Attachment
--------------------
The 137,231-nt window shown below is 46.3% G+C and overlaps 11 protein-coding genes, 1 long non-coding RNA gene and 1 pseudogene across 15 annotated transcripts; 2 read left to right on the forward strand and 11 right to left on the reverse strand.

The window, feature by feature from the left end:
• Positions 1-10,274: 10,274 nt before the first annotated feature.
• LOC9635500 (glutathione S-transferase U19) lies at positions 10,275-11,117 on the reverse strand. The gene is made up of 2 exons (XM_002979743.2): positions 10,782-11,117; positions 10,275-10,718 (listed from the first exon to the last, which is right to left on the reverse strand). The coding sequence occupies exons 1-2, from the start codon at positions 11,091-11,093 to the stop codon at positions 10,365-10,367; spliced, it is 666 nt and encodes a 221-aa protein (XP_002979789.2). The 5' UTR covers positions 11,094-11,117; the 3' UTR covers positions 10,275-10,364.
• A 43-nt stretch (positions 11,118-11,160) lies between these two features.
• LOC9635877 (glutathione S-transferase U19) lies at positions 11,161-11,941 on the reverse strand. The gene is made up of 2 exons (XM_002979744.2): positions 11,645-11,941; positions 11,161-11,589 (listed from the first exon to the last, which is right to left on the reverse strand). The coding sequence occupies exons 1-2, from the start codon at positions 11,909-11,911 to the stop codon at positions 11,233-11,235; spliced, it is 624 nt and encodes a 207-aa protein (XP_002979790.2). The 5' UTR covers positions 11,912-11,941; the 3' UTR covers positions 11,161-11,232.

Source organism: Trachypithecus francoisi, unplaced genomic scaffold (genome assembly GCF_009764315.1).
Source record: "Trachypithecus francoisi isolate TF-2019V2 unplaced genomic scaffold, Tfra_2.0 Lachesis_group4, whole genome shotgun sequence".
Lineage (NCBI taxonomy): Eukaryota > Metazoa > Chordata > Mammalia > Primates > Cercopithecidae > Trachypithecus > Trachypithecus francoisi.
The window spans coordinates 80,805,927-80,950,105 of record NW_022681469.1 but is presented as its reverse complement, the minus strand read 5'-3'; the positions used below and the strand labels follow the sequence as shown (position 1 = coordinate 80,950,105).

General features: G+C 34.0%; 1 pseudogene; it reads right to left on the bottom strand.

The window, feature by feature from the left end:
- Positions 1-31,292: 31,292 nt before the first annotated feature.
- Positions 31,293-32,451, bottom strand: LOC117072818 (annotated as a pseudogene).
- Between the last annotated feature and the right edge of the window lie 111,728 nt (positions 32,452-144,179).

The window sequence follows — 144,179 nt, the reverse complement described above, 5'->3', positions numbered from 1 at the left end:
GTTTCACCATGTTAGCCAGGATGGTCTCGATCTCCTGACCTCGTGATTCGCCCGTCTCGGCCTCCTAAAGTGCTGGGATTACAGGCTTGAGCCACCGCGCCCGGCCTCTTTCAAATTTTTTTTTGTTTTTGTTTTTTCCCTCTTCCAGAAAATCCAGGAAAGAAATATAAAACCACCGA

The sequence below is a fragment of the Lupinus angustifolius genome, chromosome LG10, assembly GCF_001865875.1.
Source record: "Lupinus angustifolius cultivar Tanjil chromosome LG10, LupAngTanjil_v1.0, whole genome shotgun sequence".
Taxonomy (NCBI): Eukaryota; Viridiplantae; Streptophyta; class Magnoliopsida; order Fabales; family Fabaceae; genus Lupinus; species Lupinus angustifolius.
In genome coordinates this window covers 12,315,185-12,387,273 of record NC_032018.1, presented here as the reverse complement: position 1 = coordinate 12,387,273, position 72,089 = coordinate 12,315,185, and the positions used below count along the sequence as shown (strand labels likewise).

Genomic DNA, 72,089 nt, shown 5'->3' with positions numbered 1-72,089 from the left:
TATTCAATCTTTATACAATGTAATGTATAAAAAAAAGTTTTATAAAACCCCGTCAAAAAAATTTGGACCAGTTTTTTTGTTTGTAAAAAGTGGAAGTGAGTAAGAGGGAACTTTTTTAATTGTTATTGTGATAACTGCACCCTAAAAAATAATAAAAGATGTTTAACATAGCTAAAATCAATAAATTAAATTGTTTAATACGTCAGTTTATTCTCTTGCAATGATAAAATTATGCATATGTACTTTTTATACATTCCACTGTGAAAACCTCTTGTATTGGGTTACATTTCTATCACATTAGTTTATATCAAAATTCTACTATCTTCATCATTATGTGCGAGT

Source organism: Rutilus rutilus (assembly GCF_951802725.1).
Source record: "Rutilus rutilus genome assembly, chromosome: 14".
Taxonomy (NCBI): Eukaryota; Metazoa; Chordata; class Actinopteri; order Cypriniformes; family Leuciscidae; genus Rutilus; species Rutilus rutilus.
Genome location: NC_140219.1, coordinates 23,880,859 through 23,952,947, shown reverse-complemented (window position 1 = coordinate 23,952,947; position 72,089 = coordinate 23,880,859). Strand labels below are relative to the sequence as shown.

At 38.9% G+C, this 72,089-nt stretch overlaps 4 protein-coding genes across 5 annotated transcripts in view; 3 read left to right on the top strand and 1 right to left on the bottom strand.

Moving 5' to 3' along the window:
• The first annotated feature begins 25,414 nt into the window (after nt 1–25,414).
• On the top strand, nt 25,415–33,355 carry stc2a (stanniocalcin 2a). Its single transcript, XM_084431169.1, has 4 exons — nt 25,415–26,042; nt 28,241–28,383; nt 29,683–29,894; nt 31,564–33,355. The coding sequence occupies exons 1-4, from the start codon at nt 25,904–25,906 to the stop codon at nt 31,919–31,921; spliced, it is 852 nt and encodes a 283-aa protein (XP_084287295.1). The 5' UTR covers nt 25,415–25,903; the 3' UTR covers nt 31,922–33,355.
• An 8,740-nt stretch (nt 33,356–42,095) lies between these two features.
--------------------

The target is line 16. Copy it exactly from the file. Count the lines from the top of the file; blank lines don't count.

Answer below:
The window sequence follows — 144,179 nt, the reverse complement described above, 5'->3', positions numbered from 1 at the left end: